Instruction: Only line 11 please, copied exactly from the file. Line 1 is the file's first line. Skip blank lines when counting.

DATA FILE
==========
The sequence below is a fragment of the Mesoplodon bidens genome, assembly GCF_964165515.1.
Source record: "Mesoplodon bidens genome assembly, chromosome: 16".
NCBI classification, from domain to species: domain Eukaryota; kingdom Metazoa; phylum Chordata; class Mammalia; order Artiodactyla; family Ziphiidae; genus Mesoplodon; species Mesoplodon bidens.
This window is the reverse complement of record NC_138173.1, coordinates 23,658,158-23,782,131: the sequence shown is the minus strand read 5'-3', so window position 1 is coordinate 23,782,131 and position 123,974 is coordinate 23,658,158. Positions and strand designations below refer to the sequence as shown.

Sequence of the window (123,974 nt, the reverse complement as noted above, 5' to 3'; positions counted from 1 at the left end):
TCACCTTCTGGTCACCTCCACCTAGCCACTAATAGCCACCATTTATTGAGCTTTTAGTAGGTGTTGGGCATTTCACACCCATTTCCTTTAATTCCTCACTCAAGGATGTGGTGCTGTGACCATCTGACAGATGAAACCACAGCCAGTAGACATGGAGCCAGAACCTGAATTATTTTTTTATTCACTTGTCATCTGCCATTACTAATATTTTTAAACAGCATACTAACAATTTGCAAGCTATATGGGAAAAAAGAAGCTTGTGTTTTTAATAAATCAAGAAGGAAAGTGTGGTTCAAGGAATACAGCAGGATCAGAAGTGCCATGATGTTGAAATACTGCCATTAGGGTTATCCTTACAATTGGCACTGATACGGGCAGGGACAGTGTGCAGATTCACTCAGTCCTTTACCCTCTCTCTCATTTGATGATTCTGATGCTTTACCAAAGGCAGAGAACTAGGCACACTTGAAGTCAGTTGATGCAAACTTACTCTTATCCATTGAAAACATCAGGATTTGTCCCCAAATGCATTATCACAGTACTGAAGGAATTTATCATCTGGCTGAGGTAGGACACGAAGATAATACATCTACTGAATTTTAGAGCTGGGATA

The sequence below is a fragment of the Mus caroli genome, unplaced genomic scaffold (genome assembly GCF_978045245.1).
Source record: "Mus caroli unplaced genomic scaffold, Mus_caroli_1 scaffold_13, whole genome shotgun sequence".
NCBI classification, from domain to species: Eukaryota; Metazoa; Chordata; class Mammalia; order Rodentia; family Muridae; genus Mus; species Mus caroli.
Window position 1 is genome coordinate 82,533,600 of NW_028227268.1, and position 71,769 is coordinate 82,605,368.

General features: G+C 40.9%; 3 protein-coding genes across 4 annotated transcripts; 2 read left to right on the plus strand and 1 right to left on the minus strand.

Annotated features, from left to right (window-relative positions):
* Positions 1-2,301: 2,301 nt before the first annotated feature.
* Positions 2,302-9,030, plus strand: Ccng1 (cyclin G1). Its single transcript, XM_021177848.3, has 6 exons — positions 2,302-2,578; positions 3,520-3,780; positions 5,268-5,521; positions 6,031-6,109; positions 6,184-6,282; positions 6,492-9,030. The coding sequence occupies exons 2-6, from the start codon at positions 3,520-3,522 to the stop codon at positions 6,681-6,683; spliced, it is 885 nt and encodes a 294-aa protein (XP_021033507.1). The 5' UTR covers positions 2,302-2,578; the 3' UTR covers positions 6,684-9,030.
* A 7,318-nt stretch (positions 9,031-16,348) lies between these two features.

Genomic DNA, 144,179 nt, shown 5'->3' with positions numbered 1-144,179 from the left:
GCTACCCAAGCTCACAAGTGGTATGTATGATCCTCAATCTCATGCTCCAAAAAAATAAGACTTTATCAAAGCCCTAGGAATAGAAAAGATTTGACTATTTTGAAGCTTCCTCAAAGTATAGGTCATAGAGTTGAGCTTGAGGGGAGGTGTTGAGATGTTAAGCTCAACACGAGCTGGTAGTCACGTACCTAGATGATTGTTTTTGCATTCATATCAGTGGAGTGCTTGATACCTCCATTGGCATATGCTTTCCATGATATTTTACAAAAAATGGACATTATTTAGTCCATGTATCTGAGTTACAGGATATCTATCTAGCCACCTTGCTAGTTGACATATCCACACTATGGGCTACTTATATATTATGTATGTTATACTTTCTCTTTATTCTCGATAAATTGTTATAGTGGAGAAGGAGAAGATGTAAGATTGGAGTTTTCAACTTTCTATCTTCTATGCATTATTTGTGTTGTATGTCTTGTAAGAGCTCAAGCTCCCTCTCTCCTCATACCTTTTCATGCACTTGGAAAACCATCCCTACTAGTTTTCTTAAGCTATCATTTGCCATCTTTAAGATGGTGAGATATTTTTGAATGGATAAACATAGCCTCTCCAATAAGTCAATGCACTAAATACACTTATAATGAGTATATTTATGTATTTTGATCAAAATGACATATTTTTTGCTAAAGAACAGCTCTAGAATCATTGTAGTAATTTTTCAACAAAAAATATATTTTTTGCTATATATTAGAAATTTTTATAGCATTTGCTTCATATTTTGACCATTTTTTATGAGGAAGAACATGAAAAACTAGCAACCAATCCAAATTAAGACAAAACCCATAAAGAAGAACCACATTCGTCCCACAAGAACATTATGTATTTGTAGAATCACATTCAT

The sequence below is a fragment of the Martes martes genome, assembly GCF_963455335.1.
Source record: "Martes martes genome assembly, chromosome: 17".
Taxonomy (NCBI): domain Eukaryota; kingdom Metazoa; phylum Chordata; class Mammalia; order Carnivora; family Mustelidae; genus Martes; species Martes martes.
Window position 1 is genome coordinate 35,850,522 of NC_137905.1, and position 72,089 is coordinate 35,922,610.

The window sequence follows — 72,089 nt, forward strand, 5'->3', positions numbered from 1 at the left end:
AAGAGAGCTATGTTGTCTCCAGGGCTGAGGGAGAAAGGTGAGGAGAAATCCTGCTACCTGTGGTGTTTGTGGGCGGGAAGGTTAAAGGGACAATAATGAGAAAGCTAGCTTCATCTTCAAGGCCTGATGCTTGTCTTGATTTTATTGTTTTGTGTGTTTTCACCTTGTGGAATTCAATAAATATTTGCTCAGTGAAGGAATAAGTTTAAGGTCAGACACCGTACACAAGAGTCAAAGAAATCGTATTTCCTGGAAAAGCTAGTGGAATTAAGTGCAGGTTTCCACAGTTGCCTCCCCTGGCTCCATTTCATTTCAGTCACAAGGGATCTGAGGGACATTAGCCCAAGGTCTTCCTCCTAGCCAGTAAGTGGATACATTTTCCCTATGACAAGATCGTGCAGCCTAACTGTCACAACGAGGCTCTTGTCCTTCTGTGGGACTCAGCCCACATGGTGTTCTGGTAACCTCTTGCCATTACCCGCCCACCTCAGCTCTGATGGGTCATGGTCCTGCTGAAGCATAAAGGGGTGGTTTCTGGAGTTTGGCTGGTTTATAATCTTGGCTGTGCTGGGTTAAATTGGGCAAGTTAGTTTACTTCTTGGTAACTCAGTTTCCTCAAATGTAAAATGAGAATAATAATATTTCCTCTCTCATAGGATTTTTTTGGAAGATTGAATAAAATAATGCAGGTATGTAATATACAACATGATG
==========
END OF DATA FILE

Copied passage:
General features: G+C 40.9%; 3 protein-coding genes across 4 annotated transcripts; 2 read left to right on the plus strand and 1 right to left on the minus strand.